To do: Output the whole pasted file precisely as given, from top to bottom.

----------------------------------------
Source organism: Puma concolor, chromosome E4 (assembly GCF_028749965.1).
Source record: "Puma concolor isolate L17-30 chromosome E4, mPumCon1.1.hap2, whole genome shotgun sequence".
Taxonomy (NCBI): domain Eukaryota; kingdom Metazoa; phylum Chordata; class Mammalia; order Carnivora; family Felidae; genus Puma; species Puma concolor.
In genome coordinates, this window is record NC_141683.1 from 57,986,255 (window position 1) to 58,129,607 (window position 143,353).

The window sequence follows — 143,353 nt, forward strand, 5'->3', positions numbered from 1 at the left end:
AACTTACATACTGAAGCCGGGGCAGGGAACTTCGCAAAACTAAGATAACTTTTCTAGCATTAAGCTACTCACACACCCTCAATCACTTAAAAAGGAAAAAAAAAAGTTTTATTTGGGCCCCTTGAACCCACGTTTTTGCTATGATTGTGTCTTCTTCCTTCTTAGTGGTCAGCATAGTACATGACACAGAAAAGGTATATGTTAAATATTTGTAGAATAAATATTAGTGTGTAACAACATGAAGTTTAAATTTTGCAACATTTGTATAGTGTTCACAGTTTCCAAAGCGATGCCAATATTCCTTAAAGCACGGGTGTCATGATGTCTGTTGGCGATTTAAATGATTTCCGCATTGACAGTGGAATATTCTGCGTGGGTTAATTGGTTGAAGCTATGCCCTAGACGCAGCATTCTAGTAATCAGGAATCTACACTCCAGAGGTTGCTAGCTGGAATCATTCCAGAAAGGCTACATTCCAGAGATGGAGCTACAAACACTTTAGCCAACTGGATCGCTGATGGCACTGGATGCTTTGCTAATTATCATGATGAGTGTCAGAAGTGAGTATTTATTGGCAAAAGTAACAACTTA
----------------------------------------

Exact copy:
Source organism: Puma concolor, chromosome E4 (assembly GCF_028749965.1).
Source record: "Puma concolor isolate L17-30 chromosome E4, mPumCon1.1.hap2, whole genome shotgun sequence".
Taxonomy (NCBI): domain Eukaryota; kingdom Metazoa; phylum Chordata; class Mammalia; order Carnivora; family Felidae; genus Puma; species Puma concolor.
In genome coordinates, this window is record NC_141683.1 from 57,986,255 (window position 1) to 58,129,607 (window position 143,353).

The window sequence follows — 143,353 nt, forward strand, 5'->3', positions numbered from 1 at the left end:
AACTTACATACTGAAGCCGGGGCAGGGAACTTCGCAAAACTAAGATAACTTTTCTAGCATTAAGCTACTCACACACCCTCAATCACTTAAAAAGGAAAAAAAAAAGTTTTATTTGGGCCCCTTGAACCCACGTTTTTGCTATGATTGTGTCTTCTTCCTTCTTAGTGGTCAGCATAGTACATGACACAGAAAAGGTATATGTTAAATATTTGTAGAATAAATATTAGTGTGTAACAACATGAAGTTTAAATTTTGCAACATTTGTATAGTGTTCACAGTTTCCAAAGCGATGCCAATATTCCTTAAAGCACGGGTGTCATGATGTCTGTTGGCGATTTAAATGATTTCCGCATTGACAGTGGAATATTCTGCGTGGGTTAATTGGTTGAAGCTATGCCCTAGACGCAGCATTCTAGTAATCAGGAATCTACACTCCAGAGGTTGCTAGCTGGAATCATTCCAGAAAGGCTACATTCCAGAGATGGAGCTACAAACACTTTAGCCAACTGGATCGCTGATGGCACTGGATGCTTTGCTAATTATCATGATGAGTGTCAGAAGTGAGTATTTATTGGCAAAAGTAACAACTTA